Refreshed Skype Could Rekindle Acquisition Talk

New Skype video and conversation management tools could make the VOIP platform more attractive to Google, Microsoft or Yahoo.

Updated: VOIP detractors who felt Skype wasn't ready for prime time can stop naysaying.

Released for your beta-testing pleasure June 18, the new VOIP (voice over IP) platform is packed with video, ease of use and call quality enhancements that lets users move easily from PC-to-PC audio, video and instant messaging calls.

Skype claims 309 million users, but the improved service is sure to attract additional users in 2008 and may make Google, Yahoo, Microsoft or other Web service and unified communications providers leap at the chance to take it off owner eBay's hands for a cool few billion dollars.
Industry watchers think Skype will attract users because of gas. That's right, gas.
Enderle Group analyst Rob Enderle told me the video enhancements, in which a big old button can be clicked to trigger an instant video chat between Skype users, will be well-received for those wanting to communicate over long distances and avoid travel.
"With gas prices going up at an astronomical pace, there is a massive increase in people wanting to do video calls instead of travel, and the combination of products like this and that high gas price may fundamentally change how many do business," Enderle said.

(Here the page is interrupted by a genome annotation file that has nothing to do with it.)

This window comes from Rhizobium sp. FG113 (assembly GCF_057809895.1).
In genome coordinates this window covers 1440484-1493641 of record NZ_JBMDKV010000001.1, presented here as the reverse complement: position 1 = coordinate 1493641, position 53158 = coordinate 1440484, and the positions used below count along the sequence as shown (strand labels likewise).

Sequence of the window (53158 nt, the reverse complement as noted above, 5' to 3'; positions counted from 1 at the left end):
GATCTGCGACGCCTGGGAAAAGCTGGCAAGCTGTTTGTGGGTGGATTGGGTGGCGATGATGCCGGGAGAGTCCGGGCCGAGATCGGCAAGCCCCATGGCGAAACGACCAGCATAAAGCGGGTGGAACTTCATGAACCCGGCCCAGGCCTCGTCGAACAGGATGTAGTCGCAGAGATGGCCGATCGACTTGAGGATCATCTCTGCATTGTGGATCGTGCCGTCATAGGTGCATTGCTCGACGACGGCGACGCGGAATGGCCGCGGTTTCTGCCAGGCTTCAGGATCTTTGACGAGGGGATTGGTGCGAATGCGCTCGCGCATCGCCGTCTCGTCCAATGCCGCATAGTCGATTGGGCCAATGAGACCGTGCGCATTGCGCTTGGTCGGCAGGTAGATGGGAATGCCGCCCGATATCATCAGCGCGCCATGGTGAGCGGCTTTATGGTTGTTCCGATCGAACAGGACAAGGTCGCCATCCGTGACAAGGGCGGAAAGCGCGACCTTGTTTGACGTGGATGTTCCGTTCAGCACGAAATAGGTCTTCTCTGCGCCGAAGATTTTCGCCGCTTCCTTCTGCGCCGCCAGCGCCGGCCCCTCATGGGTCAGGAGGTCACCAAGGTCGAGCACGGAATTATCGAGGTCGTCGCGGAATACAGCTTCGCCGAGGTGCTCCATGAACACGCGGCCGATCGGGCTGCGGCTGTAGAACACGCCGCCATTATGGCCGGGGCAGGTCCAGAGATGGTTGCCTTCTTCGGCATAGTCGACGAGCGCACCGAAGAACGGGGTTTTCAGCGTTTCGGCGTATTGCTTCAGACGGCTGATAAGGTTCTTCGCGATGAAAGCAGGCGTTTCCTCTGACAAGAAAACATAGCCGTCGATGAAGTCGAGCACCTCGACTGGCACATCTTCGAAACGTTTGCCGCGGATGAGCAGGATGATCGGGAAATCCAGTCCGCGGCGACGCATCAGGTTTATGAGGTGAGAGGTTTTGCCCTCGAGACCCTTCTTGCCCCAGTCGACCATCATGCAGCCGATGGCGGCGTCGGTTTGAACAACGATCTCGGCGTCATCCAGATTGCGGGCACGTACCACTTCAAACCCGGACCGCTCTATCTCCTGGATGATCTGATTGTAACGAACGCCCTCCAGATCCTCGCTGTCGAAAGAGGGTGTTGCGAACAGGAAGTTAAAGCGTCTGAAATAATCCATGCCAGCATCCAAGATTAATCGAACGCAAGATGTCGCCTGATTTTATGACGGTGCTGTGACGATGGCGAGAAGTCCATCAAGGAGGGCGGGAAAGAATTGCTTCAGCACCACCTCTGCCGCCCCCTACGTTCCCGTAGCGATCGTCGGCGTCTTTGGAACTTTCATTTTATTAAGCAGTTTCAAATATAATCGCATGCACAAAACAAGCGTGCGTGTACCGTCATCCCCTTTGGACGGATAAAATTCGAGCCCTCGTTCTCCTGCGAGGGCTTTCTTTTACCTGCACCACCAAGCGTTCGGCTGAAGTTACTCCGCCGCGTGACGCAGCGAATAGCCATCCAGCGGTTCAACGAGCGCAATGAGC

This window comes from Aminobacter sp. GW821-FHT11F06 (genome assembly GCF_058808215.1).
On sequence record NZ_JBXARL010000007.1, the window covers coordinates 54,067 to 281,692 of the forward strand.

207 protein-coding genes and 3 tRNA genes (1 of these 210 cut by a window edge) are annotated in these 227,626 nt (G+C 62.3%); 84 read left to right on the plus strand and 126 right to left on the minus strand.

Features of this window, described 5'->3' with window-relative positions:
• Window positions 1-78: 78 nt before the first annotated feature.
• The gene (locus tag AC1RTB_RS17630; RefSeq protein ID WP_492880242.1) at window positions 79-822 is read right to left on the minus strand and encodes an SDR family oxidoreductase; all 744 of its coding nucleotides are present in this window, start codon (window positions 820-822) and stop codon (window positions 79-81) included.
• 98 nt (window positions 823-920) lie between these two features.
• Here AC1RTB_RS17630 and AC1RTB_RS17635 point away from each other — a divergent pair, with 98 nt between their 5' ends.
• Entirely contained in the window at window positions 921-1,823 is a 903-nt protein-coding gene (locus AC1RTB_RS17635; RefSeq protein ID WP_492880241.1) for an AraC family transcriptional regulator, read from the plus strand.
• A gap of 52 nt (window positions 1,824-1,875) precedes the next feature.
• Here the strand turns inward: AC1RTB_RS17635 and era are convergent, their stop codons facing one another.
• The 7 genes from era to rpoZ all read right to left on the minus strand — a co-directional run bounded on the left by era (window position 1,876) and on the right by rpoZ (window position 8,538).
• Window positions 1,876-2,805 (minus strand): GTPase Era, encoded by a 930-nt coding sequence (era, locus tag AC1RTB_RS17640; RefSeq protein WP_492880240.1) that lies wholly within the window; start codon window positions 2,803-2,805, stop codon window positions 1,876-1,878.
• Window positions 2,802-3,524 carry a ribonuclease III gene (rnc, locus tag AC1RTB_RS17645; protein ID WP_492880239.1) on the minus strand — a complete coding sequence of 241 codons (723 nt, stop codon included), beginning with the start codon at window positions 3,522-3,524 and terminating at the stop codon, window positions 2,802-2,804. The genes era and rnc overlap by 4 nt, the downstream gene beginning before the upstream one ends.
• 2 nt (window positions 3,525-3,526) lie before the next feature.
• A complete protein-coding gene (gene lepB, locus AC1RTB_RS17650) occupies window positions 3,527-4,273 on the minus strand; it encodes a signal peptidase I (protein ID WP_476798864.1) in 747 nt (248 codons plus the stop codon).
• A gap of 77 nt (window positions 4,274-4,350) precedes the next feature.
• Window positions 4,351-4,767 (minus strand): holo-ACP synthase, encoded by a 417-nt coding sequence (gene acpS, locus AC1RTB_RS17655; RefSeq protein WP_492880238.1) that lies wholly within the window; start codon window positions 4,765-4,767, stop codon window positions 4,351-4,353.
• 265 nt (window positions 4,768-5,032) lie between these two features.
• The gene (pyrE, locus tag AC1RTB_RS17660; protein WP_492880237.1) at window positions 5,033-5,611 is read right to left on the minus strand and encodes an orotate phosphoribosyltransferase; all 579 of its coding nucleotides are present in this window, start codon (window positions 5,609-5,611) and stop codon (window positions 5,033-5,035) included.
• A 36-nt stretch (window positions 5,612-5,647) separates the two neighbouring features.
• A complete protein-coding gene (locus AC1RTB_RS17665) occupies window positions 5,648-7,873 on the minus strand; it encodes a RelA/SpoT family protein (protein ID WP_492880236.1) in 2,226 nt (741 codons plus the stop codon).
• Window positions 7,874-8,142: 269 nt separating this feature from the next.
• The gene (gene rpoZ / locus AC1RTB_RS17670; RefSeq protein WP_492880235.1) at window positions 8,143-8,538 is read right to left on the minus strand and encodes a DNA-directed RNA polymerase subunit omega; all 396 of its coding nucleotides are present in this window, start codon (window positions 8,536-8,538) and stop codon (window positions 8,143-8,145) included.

Escalating fuel prices could indeed be a factor in users' decisions to get on the VOIP bandwagon.
Yankee Group analyst Patrick Monaghan told me that Skype has been pushing its product hard in North America over the last year even though it's been a hard sell because many U.S. consumers don't have large long-distance bills now that mobile minutes are cheap and land-line long distance is usually unlimited.
The new, easier-to-use video calls button should help. Moreover, Monaghan said Oprah's endorsement of Skype for a book campaign is already helping.
"This has opened Skype to demographics who wouldn't normally be drawn to Skype," he said. "All the new features that make it easier to install and use video will help these people simply use these features, especially video. People do what Oprah does, and if it's free, that's even better.
However, some are finding the new video and consolidated management tools invasive instead of useful. One reader commented on eWEEK that Skype 4.0 is awful.
"If you have plans to use your computer for anything other than Skype, don't touch it with a 10-foot pole," the reader wrote. "It is perpetually in the way. It starts in full-screen mode, and can not be reduced enough to get it out of the way. The user interface is awful, ugly, and generally insulting. Contacts are arranged in some bizarre fashion [that] makes it difficult to find any particular person."